Stress is the epitome of challenges in life. Every single person in life has stress. Most people don't know how much it can actually impact one's health, in the short-run and long-run.

College kids especially deal with lots of mental stress in balancing classes, sleep, social lives, parties, extracurricular activities and sometimes jobs while still figuring out who we are.

Unfortunately, stress is not something that we can get rid of forever. However, there are a lot of adjustments one can make in their life to better deal with stress. The first thing to do is identify your main source of stress.

While interviewing students around Radford University about stress in college, I found that procrastination-related issues are a huge source of stress for students. I asked mostly senior students and some additional lower class men who are usually dealing with the most stress in college.

Megan, who is a sophomore at Radford University said, "Stress has definitely increased ever since [she] got to college, and [she] tries to remember that life won't even be bad compared to senior year and after graduation."

Another sophomore named Katie claims that "stress is pretty bad, but it still seems steady compared to upperclassmen's schedules. Whenever I get stressed, I get really tired and it wears me out."

A Radford Senior student named Sarah, whose major course of study is in a STEM field, said she has a "severe amount of stress usually caused by procrastination," and claims she "deals with stress terribly, usually resorting to alcohol, sleeping or working out."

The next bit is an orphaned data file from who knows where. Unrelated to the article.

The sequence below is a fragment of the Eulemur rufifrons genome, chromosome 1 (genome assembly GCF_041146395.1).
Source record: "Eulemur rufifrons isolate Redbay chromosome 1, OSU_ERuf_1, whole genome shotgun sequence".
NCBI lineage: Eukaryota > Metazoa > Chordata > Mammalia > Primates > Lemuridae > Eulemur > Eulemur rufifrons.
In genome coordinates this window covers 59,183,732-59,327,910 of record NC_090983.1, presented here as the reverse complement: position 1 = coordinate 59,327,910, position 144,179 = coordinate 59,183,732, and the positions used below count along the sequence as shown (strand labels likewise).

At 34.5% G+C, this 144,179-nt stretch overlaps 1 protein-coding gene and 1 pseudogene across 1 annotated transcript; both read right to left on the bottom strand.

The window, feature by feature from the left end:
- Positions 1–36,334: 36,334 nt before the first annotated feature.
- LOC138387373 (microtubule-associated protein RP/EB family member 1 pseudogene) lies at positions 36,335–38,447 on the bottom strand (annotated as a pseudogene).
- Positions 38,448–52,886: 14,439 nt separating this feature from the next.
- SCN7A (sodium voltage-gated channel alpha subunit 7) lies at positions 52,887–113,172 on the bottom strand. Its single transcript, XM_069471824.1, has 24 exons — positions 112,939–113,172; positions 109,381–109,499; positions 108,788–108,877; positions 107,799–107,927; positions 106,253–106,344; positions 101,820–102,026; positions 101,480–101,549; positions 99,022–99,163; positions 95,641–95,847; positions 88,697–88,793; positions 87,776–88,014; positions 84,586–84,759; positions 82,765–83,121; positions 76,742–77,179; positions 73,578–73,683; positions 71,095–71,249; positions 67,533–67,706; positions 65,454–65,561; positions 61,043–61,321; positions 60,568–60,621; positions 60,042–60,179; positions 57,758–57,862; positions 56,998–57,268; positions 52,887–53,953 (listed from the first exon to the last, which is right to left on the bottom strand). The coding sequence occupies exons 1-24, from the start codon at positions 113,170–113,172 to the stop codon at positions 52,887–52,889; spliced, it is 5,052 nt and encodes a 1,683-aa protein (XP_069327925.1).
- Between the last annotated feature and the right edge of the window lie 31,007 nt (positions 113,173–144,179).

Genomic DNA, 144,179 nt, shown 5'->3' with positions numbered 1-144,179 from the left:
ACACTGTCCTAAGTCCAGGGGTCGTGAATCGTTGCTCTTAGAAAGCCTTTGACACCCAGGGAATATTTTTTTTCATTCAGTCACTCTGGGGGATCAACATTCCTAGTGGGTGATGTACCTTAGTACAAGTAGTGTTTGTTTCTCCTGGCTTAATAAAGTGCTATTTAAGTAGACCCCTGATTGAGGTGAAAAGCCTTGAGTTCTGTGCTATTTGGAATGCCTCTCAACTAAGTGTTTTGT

Elizabeth Brobeck, also a senior at Radford University, said she "just gets everything done that stresses her out," so she gets it out of the way quickly.

Landon Kime, another senior at Radford University said, "Stress for me isn't too bad," since he "takes it day by day and [tries] to stay happy." As opposed to stress caused by putting things off, Kime said he "purposefully puts off things so that [he] doesn't have to stress over it."

It sounds like stress is generally hard to manage for both under- and upperclassmen. The fact that a lot of students still sometimes have trouble managing time and work shows just how difficult it really is to master organization in college. If more college students practiced using time wisely or got more knowledgeable about it, their stress levels might be cut in half.

In the meantime, people dealing with surreal amounts of stress in college should face the fact that stress is a part of life and is completely normal. According to science, our bodies are built to deal with stress, with built-in stress relievers like deep breathing, sleeping, and endorphins obtained through exercise.

Another thing to note about stress is that each and every day, people learn how to better cope with stress even if they don't try super hard. What may be stressful times for students currently might be nothing to us in 10 years from now.

It's up to college students to prepare themselves for stress in college and learn how to deal with it best.